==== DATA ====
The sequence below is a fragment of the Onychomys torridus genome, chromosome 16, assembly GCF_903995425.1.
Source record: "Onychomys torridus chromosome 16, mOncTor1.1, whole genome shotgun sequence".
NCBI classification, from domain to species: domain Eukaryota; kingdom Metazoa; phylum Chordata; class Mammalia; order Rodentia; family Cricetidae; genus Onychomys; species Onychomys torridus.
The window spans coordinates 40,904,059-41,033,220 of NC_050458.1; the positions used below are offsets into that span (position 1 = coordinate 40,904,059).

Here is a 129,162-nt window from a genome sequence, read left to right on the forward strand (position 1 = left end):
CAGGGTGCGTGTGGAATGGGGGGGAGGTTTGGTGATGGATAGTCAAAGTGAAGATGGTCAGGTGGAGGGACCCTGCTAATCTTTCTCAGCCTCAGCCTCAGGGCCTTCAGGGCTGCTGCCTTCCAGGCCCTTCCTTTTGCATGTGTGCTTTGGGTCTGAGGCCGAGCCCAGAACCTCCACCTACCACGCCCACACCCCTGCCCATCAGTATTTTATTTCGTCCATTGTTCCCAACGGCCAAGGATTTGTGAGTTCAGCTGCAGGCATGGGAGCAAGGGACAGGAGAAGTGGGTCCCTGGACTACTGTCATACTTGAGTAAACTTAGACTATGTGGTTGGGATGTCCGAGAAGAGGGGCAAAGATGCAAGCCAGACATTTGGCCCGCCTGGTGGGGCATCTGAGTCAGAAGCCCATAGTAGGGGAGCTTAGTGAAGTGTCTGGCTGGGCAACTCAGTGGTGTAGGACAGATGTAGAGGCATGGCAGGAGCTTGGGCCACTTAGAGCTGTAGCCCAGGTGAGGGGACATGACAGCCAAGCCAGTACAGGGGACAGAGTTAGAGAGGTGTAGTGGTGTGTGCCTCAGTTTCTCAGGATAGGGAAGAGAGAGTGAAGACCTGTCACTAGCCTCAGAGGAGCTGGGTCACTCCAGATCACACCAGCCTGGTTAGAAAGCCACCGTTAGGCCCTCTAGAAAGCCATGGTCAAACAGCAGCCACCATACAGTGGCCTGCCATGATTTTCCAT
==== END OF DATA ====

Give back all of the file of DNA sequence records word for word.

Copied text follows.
The sequence below is a fragment of the Onychomys torridus genome, chromosome 16, assembly GCF_903995425.1.
Source record: "Onychomys torridus chromosome 16, mOncTor1.1, whole genome shotgun sequence".
NCBI classification, from domain to species: domain Eukaryota; kingdom Metazoa; phylum Chordata; class Mammalia; order Rodentia; family Cricetidae; genus Onychomys; species Onychomys torridus.
The window spans coordinates 40,904,059-41,033,220 of NC_050458.1; the positions used below are offsets into that span (position 1 = coordinate 40,904,059).

Here is a 129,162-nt window from a genome sequence, read left to right on the forward strand (position 1 = left end):
CAGGGTGCGTGTGGAATGGGGGGGAGGTTTGGTGATGGATAGTCAAAGTGAAGATGGTCAGGTGGAGGGACCCTGCTAATCTTTCTCAGCCTCAGCCTCAGGGCCTTCAGGGCTGCTGCCTTCCAGGCCCTTCCTTTTGCATGTGTGCTTTGGGTCTGAGGCCGAGCCCAGAACCTCCACCTACCACGCCCACACCCCTGCCCATCAGTATTTTATTTCGTCCATTGTTCCCAACGGCCAAGGATTTGTGAGTTCAGCTGCAGGCATGGGAGCAAGGGACAGGAGAAGTGGGTCCCTGGACTACTGTCATACTTGAGTAAACTTAGACTATGTGGTTGGGATGTCCGAGAAGAGGGGCAAAGATGCAAGCCAGACATTTGGCCCGCCTGGTGGGGCATCTGAGTCAGAAGCCCATAGTAGGGGAGCTTAGTGAAGTGTCTGGCTGGGCAACTCAGTGGTGTAGGACAGATGTAGAGGCATGGCAGGAGCTTGGGCCACTTAGAGCTGTAGCCCAGGTGAGGGGACATGACAGCCAAGCCAGTACAGGGGACAGAGTTAGAGAGGTGTAGTGGTGTGTGCCTCAGTTTCTCAGGATAGGGAAGAGAGAGTGAAGACCTGTCACTAGCCTCAGAGGAGCTGGGTCACTCCAGATCACACCAGCCTGGTTAGAAAGCCACCGTTAGGCCCTCTAGAAAGCCATGGTCAAACAGCAGCCACCATACAGTGGCCTGCCATGATTTTCCAT